Tag Archives: Guyana

I’m feeding BJ et al.



Yes i’m feeding all ‘o’ them. Is who yuh think gon be funding the spouse of the president’s Office and the former presidents (Benefits and Other Facilities) bill 2009 which is a bizarre idea. Not only is my money funding the president, the ministers and all of those I would call redundant positions the ministers within the ministries whose work is similar to that of a public relations officer but now I have to support their spouse in full. Traditionally when a husband and a wife tie the knot the husband automatically becomes responsible for assisting their wife with money from their pocket and the reverse happens too. Why should my hard earned cash that I do pay regularly via taxes go toward someone’s master bedroom and luxury lifestyle when I cannot afford to have a simple one  bedroom furnished apartment? This is an unjust and selfish act. How can they make such a decision without consulting with me again. I’m terribly irritated at the idea that these people are focusing on spending my money on themselves.

What about improving our health facilities? No matter how hard GINA tries to hide it, the maternity ward at the Georgetown Public Hospital is still over crowded two women to a bed. As for complicated and some non complicated blood tests they always refer me to a  private laboratory. Added to that ,because of the lack of expertise at the Georgetown Public Hospital if I become very ill for assurance sake, I will be  forced to seek medical attention privately either locally or overseas which means that i might owe Republic Bank  for rest of my life with interest.

Why not increase the salaries of the teachers, nurses, police and other public servants? I think that the notion of brain drain is orgasmic to them. I’m optimistic of the fact that the main reason most of the police officers here in Guyana submit and initiates a bribe is because of the diminutive amount of money being paid to them by the government which in most cases is not enough to maintain a family of two until the next pay day.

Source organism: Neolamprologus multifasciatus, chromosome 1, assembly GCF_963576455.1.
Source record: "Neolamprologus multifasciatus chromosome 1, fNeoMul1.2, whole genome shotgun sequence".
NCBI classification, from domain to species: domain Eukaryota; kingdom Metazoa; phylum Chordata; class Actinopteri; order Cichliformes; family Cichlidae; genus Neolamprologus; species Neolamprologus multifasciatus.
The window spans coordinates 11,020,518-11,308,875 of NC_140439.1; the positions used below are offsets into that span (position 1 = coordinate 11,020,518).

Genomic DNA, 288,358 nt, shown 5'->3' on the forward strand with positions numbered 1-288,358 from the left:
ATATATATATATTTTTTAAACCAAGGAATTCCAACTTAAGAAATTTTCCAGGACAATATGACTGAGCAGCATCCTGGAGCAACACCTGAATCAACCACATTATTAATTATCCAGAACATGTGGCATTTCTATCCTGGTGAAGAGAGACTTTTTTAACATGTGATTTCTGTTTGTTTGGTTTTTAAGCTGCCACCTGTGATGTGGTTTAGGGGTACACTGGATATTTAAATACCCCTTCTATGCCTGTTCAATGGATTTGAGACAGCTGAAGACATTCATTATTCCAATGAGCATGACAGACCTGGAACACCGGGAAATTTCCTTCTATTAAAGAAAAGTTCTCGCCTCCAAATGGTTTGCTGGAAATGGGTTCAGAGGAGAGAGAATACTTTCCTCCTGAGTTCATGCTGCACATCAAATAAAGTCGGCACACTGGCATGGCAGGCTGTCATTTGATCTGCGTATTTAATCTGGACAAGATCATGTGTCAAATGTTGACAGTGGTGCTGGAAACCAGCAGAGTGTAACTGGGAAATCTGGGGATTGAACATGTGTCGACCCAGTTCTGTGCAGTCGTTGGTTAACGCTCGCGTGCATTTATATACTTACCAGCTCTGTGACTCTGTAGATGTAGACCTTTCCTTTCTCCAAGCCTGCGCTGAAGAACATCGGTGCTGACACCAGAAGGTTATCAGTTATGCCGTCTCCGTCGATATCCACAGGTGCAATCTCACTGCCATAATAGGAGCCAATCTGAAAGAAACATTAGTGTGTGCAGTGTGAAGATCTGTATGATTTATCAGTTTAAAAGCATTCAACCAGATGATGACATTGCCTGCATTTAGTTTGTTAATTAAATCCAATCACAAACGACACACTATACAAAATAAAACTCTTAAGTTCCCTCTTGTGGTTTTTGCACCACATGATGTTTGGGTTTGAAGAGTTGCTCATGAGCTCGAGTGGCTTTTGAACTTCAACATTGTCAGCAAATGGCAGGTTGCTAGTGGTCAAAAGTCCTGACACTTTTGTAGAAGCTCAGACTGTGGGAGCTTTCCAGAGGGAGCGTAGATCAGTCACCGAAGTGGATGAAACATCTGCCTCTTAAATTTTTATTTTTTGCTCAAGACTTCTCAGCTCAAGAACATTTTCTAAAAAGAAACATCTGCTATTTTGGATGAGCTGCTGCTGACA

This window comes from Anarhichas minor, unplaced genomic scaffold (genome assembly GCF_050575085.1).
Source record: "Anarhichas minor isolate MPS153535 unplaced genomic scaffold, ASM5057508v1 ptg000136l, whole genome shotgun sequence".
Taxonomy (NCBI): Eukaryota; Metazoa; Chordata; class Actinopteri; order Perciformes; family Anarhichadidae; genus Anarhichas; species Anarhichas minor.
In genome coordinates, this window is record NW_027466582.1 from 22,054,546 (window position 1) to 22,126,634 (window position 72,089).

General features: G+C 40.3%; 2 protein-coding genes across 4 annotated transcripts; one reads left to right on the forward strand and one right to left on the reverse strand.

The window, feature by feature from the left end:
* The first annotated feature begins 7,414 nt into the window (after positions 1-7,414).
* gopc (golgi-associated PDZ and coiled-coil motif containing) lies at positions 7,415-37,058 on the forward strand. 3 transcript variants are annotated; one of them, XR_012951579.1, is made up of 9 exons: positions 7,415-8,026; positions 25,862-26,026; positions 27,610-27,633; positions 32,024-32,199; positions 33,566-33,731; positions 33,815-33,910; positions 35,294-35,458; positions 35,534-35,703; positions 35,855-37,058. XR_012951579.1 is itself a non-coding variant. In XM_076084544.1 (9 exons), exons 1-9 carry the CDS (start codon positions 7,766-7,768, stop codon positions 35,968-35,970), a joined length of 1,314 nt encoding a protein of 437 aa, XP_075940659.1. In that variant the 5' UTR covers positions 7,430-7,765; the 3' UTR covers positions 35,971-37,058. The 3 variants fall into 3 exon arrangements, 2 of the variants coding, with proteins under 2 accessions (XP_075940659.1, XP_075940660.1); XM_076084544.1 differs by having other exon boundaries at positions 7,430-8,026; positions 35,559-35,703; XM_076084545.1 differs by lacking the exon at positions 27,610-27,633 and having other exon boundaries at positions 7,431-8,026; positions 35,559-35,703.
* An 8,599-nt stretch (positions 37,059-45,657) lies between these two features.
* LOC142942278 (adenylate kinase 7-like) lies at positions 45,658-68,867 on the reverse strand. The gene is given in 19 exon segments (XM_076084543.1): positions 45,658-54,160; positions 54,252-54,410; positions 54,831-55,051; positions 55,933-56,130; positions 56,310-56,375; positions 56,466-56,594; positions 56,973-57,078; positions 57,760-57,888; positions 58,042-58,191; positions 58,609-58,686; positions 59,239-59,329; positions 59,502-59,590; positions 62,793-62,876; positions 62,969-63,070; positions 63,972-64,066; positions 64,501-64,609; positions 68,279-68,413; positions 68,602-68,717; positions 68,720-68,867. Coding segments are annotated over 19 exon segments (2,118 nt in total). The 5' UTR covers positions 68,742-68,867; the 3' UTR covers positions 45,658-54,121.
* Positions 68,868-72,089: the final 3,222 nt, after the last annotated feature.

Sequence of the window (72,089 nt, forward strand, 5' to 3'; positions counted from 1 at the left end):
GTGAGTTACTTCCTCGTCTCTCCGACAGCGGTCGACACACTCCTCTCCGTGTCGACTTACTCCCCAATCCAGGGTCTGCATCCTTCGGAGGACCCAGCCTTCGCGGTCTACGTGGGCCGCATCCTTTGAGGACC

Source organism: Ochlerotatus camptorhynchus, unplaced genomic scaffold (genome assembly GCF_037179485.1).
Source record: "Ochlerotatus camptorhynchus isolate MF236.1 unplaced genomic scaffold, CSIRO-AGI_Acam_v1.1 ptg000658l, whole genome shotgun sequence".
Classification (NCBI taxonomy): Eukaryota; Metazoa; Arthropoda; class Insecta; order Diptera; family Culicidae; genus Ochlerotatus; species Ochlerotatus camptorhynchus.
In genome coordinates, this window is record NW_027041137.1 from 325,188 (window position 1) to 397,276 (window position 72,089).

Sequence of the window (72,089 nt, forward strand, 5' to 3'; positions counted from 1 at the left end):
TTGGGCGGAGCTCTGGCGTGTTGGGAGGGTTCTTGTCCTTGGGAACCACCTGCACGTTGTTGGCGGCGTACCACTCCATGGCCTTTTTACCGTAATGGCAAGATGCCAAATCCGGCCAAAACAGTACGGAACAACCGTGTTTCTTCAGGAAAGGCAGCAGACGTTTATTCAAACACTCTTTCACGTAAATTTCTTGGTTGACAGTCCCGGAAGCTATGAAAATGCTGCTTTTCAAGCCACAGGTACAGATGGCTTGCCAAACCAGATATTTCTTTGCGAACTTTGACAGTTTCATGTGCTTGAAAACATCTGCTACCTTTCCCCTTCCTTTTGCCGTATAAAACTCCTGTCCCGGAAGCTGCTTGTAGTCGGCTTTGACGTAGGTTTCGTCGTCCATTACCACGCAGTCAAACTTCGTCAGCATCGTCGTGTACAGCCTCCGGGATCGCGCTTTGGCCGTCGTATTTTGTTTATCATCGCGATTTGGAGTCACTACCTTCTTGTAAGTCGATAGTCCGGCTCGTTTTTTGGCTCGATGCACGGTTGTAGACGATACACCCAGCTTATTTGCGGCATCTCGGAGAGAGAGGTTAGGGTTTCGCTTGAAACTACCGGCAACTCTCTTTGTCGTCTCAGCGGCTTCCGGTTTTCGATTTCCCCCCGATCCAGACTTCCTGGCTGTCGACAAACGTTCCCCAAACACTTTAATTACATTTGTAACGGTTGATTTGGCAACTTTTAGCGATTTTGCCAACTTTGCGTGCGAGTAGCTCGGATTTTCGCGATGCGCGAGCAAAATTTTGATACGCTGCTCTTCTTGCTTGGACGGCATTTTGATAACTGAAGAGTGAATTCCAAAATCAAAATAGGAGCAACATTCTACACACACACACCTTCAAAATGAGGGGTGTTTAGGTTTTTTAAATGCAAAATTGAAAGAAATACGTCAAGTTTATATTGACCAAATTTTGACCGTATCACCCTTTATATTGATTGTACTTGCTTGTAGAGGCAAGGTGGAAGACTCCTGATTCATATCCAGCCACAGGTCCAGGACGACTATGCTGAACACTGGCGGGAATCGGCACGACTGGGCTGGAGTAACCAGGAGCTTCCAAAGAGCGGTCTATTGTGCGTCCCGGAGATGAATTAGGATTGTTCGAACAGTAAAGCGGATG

Why not increase the old age pension and other allowances given to the underprivileged people of this country?

I would love for Ms.Priya Mannick…whatever it is to tell me if she can survive on a GY$6000 or US$30 dollars per month income.

What about perfecting our drainage and irrigation system, roads and bridges? Well we  all know what WILL happen if  we should get down pours for more than a week.

What about improving our environs?Aren’t they ashamed of the way waste is being disposed?  Where I live at mom I am compelled to pay for our garbage to be disposed by the privately owned garbage trucks because in this country the system is set in such a way since god knows when that only in Georgetown and some of the neighborhoods closer to the city can have their waste disposed at no cost. It is as if only that part of this country pays their taxes me money does pay for that too. As for those who cannot afford it, well let’s just say that in my village the trenches are slowly getting shallower and that the production of methane is rising.

This post was inspired by the above cartoon that was stolen from Paul Harris sorry Paul.

wat-a- ting

March 24, 2009
For immediate release 
Contact: Jevon Suralie, Director of Communications
Telfax: 646-807-3174. Email: caribbeaninstitute@gmail.com 
New York Institute says Guyana President should take lie detector test in Khan drug case,
Proposed fifteen year sentence an affront to justice
NEW YORK: The New York based think-tank, the Caribbean Guyana Institute for Democracy (CGID) Monday upped the antae against Guyana’s President, Bharrat Jagdeo, in the Roger Khan saga. The Institute accused Jagdeo of complicity with the convicted drug dealer and of lying about what it described as "a close relationship with Khan, whom CGID had branded - "The Al Capone of Georgetown."